Guatemala poised for bond sale

22/03/2010 | Greg Brosnan

Guatemala is planning a $500 million bond sale toward the middle of the year, finance minister Alberto Fuentes Knight told EM in an interview

Guatemala is planning a $500 million bond sale toward the middle of the year, likely in international markets, finance minister Alberto Fuentes Knight told Emerging Markets in an exclusive interview.

He also said Guatemala is talking to the IMF about entering its Flexible Credit Line (FCL) programme.

On the possible bond issue Fuentes Knight said: “It’s going to be $500 million. We are going to send [the proposal] to Congress next week. We see good opportunities for issuing abroad, with low yield.”

The bond sale will be part of a bid to roll over the country’s $350 million global bond coming due next year.

Fuentes Knight declined to say whether Guatemala had chosen an investment bank to lead the sale. He also said there was still a possibility of issuing in the local debt market, where there is considerable liquidity.

Economists are warning that as developed countries start issuing more debt, emerging markets nations could have difficulties issuing at good rates unless their fiscal policies are in order.

While impoverished by a 36-year civil war that claimed 200,000 thousand lives before ending with 1996 peace accords, Guatemala has historically been one of the most fiscally prudent countries in Central America.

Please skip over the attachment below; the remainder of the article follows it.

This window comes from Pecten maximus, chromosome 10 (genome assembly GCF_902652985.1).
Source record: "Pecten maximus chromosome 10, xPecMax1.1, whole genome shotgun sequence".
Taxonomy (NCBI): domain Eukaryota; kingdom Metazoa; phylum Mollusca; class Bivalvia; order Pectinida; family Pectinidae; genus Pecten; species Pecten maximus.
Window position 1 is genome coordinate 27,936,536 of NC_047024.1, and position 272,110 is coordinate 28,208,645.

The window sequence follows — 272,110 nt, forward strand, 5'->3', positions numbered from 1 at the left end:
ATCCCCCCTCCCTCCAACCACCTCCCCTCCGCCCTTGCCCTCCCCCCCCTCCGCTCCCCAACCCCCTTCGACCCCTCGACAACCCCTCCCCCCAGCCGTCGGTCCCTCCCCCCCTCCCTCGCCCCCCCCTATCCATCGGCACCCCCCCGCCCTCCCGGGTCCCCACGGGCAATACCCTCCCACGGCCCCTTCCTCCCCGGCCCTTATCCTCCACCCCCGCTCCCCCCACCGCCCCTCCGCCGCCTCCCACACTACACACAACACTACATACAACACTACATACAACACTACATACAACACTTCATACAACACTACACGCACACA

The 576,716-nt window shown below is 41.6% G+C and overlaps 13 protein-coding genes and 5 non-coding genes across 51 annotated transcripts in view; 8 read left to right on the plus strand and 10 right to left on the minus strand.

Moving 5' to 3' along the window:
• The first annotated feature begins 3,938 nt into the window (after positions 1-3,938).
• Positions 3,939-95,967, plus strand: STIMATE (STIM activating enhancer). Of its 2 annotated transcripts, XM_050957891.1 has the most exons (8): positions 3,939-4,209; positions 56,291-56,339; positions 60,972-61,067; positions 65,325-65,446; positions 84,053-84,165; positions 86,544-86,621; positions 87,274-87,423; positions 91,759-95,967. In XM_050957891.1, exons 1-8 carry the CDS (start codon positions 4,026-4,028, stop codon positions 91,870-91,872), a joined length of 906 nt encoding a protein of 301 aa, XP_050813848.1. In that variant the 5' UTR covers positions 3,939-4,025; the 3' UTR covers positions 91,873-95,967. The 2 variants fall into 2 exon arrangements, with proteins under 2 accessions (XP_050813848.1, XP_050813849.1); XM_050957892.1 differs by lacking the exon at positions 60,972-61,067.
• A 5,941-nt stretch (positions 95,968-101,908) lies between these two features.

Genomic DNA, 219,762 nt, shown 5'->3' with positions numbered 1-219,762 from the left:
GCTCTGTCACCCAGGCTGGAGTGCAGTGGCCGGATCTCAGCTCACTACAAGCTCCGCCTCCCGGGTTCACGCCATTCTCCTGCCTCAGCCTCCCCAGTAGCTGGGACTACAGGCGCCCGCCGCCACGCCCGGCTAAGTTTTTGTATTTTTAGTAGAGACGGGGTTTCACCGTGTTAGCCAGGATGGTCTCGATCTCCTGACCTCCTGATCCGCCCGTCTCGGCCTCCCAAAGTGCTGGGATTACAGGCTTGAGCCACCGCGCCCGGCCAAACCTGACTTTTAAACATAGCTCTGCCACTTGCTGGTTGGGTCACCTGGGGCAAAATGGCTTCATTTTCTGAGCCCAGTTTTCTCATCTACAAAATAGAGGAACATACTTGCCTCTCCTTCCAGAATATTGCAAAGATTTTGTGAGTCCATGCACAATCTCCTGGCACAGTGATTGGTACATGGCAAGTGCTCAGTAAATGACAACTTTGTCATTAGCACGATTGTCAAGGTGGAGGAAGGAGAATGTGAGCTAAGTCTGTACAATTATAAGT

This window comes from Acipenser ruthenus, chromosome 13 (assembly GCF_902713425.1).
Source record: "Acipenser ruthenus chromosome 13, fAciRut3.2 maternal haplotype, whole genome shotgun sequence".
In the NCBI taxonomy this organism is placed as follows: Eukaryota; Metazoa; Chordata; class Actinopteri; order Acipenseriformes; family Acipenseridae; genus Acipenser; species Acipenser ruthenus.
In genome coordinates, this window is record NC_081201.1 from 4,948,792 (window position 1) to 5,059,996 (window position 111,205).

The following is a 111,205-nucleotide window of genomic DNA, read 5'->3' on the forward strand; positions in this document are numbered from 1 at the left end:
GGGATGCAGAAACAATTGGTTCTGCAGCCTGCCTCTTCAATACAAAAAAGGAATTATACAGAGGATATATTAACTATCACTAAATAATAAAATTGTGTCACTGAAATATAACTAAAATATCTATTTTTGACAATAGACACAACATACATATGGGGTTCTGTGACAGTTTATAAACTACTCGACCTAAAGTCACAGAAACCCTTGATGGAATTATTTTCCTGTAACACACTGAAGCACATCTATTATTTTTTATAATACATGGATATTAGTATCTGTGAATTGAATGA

But it also has one of the region’s lowest tax takes as a percentage of GDP, and one of the conditions of peace accords signed between leftist guerillas and the government was to raise that tax take.

Fuentes Knight said that Guatemala was advancing rapidly on a new fiscal reform proposal, and that his ministry hoped to come to a major agreement as early as next week to take the process forward – although he acknowledged that politically it would be challenging.

“It’s not easy because we’re a minority government,” he said.

On the possibility of starting an FCL programme with the IMF, Fuentes Knight said: “It’s a good idea, because Guatemala has very solid macroeconomic fundamentals.

“We’ve spoken to people from the Fund [about an FCL] and they recognize that the central American countries [...] have played a pioneering role in coming to agreements with the fund in times of crisis. This type of agreement [FCL] could have a very significant impact in terms of credibility.”

“Guatemala, like other small and open economies often has the reputation of following the fortunes of the US,” he said. “Last year proved that isn’t always the case.”

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